Symbian celebrates handset century

Summary:The market-leading mobile OS company has shipped its hundredth model, but admits to increasing competition from Microsoft and Linux

The 100th Symbian-powered smartphone model has shipped, the operating system maker announced on Tuesday.

Six years after the Ericsson R380 became the first commercially available handset to use Symbian, the Nokia 3250 has become its (more musically-oriented) hundredth descendent.

The company says it has shipped 70.5 million phones since its formation.

Speaking to ZDNet UK before the announcement, Symbian chief financial officer Thomas Chambers said the milestone comes at a time when the company is beginning to concentrate more on the mass market.

Symbian currently has ten licensees and 66 devices on the market. Chambers told ZDNet UK that 56 more products are currently under development.

He predicted that, in addition to further business models, upcoming Symbian-powered phones would include a TV handset, "more music devices", and handsets sporting 5 megapixel cameras.

Although stressing the company's desire to move further towards consumer devices, he admitted: "Some of this functionality isn't required in the cheapest of cheap phones. But you will see people wanting more from their devices. If you're going to use Symbian you want to do more than make phone calls."

Explaining Symbian's current market dominance, Chambers said the OS "fits the purpose in terms of memory footprint, power consumption, multitasking, multithreading and security".

"It's engineered for mobile phones as a complete solution," he said. "We then work closely with the user interfaces. We have things like UIQ which works on top of Symbian. We're moving into a position where a licensee can take our UI and OS and know they'll work together."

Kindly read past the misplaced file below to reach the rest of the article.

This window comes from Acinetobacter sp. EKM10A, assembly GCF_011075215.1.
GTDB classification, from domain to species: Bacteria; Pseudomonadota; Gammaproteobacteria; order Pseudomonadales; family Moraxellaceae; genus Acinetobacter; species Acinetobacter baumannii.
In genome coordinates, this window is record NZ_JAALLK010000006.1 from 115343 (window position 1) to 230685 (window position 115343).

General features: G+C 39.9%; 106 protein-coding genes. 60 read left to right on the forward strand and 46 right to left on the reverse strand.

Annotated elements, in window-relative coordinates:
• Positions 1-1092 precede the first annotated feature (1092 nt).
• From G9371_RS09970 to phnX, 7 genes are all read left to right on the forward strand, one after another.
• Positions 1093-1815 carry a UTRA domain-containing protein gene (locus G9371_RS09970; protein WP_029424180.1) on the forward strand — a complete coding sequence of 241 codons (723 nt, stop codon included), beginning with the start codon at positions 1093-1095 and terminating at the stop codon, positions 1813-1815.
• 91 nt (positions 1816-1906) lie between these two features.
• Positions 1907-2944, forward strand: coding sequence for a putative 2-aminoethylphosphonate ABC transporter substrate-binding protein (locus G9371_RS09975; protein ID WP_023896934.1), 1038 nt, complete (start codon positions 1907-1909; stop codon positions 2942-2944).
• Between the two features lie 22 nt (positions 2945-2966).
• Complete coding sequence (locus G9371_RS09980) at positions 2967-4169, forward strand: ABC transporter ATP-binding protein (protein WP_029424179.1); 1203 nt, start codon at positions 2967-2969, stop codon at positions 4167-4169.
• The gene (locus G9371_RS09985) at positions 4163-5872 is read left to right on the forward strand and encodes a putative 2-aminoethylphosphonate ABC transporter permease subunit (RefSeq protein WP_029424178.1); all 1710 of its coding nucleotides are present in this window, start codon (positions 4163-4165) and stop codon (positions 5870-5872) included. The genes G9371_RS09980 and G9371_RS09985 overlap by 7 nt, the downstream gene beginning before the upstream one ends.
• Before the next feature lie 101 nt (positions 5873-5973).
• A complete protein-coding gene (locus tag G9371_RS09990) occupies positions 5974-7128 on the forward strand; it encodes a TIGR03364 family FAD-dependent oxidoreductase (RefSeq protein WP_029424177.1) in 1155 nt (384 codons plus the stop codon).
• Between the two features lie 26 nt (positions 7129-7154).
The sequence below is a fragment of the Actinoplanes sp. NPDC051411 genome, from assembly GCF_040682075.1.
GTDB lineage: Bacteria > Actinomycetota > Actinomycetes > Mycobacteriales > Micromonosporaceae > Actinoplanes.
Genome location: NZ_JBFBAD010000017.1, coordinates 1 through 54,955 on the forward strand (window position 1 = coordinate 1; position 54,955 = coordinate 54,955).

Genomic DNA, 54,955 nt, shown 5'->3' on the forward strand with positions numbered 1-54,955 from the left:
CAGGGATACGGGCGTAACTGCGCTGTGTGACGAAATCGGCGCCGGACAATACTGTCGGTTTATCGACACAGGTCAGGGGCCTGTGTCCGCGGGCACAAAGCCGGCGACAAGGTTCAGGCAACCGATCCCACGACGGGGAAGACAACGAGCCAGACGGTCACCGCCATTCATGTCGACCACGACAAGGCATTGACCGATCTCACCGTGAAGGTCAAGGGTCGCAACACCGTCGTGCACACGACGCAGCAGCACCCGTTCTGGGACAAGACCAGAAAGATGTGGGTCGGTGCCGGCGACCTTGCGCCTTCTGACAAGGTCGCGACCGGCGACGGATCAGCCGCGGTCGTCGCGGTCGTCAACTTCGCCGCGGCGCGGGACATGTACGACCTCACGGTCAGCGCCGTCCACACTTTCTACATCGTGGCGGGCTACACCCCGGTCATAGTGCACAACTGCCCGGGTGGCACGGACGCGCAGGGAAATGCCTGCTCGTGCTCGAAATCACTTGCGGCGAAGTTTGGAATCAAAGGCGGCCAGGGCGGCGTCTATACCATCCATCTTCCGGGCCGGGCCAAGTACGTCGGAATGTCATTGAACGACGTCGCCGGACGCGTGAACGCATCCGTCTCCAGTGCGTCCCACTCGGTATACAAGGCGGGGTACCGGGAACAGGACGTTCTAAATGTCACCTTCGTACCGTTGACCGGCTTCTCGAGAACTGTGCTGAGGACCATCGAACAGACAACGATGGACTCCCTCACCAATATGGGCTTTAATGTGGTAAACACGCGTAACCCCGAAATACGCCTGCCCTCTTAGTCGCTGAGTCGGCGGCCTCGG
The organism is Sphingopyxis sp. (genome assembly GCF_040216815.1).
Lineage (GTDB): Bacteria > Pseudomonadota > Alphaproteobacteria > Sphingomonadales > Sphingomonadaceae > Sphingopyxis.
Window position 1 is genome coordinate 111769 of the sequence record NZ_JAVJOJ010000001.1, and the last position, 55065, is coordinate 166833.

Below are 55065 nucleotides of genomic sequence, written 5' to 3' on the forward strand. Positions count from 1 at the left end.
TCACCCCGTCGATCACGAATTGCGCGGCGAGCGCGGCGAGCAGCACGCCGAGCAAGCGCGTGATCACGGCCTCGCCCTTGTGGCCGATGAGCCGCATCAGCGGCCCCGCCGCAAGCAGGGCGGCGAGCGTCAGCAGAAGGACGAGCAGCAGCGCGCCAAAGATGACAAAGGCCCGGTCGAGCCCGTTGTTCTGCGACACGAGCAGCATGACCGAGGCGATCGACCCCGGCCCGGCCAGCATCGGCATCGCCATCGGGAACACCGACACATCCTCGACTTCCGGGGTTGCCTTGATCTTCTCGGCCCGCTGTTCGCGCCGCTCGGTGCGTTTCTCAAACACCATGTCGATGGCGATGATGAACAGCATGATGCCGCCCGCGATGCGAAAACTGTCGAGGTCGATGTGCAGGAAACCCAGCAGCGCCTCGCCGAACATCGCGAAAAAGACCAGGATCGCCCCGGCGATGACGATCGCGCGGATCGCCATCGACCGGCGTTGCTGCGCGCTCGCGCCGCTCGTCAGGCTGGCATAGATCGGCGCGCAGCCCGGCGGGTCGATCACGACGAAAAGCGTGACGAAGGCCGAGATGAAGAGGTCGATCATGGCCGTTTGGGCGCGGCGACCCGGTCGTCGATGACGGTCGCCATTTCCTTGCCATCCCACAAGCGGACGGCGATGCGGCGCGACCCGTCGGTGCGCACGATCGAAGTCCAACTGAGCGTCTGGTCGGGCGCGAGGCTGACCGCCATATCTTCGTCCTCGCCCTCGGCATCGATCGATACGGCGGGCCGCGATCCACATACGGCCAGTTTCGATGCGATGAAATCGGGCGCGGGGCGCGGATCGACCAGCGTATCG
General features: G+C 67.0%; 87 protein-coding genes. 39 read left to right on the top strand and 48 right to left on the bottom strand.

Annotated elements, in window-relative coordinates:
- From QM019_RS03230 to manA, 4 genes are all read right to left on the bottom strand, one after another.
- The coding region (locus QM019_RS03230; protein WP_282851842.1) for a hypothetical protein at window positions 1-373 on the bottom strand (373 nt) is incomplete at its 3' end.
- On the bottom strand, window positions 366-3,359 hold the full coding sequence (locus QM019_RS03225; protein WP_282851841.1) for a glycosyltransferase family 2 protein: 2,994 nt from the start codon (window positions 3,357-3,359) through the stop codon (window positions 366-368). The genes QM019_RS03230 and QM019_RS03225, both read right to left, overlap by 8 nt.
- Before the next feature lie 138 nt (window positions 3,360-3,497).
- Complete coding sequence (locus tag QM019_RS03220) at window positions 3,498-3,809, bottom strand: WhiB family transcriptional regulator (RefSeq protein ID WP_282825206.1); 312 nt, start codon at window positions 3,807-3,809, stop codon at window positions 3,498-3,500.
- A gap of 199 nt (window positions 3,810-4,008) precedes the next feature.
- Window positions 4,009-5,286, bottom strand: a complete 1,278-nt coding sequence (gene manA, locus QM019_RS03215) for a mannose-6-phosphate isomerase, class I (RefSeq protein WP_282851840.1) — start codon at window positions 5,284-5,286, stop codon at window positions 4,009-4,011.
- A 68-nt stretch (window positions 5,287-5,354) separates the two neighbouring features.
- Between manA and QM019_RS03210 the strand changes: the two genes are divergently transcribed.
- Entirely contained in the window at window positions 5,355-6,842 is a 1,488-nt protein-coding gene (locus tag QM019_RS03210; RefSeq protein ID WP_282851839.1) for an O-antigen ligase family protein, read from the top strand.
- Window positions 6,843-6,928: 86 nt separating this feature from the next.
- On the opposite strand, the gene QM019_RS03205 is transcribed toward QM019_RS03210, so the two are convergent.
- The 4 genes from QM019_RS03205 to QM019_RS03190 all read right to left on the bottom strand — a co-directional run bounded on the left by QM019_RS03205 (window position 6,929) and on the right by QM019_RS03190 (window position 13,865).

However, he admitted being concerned about increasing competition from Linux and Microsoft.

"We're always worried about Microsoft. It's huge and if it wants to get somewhere it will," he said. "Windows CE is a force to be recognised, but before we get carried away I'd expect to see them sign up some more licensees."

"In terms of coming together and making a device, [Linux] has potential," he added. "The problem is you have to do a lot of work on top of Linux to make a phone."

Topics: Hardware

About

David Meyer is a freelance technology journalist. He fell into journalism when he realised his musical career wouldn't be paying many bills. His early journalistic career was spent in general news, working behind the scenes for BBC radio and on-air as a newsreader for independent stations. David's main focus is on communications, of both... Full Bio

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